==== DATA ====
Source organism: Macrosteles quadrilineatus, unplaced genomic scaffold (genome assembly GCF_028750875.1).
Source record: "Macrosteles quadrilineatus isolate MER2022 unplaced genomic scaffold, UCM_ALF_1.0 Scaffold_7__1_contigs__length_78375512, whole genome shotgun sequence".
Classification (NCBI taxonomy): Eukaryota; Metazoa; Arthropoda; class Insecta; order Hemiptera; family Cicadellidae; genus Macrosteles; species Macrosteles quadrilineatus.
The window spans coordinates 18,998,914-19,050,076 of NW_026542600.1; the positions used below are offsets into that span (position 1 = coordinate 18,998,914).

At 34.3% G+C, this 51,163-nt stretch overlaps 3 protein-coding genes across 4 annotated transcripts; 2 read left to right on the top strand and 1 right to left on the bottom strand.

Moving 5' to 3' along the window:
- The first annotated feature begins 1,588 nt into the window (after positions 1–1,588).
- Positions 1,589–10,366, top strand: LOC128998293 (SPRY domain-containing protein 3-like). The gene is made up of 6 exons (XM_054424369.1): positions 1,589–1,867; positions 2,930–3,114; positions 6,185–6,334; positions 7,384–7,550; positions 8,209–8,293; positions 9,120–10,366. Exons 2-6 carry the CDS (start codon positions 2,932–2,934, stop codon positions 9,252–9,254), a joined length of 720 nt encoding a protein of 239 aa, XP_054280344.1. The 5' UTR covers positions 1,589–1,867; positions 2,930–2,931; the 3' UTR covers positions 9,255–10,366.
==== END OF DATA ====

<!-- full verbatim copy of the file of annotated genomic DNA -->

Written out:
Source organism: Macrosteles quadrilineatus, unplaced genomic scaffold (genome assembly GCF_028750875.1).
Source record: "Macrosteles quadrilineatus isolate MER2022 unplaced genomic scaffold, UCM_ALF_1.0 Scaffold_7__1_contigs__length_78375512, whole genome shotgun sequence".
Classification (NCBI taxonomy): Eukaryota; Metazoa; Arthropoda; class Insecta; order Hemiptera; family Cicadellidae; genus Macrosteles; species Macrosteles quadrilineatus.
The window spans coordinates 18,998,914-19,050,076 of NW_026542600.1; the positions used below are offsets into that span (position 1 = coordinate 18,998,914).

At 34.3% G+C, this 51,163-nt stretch overlaps 3 protein-coding genes across 4 annotated transcripts; 2 read left to right on the top strand and 1 right to left on the bottom strand.

Moving 5' to 3' along the window:
- The first annotated feature begins 1,588 nt into the window (after positions 1–1,588).
- Positions 1,589–10,366, top strand: LOC128998293 (SPRY domain-containing protein 3-like). The gene is made up of 6 exons (XM_054424369.1): positions 1,589–1,867; positions 2,930–3,114; positions 6,185–6,334; positions 7,384–7,550; positions 8,209–8,293; positions 9,120–10,366. Exons 2-6 carry the CDS (start codon positions 2,932–2,934, stop codon positions 9,252–9,254), a joined length of 720 nt encoding a protein of 239 aa, XP_054280344.1. The 5' UTR covers positions 1,589–1,867; positions 2,930–2,931; the 3' UTR covers positions 9,255–10,366.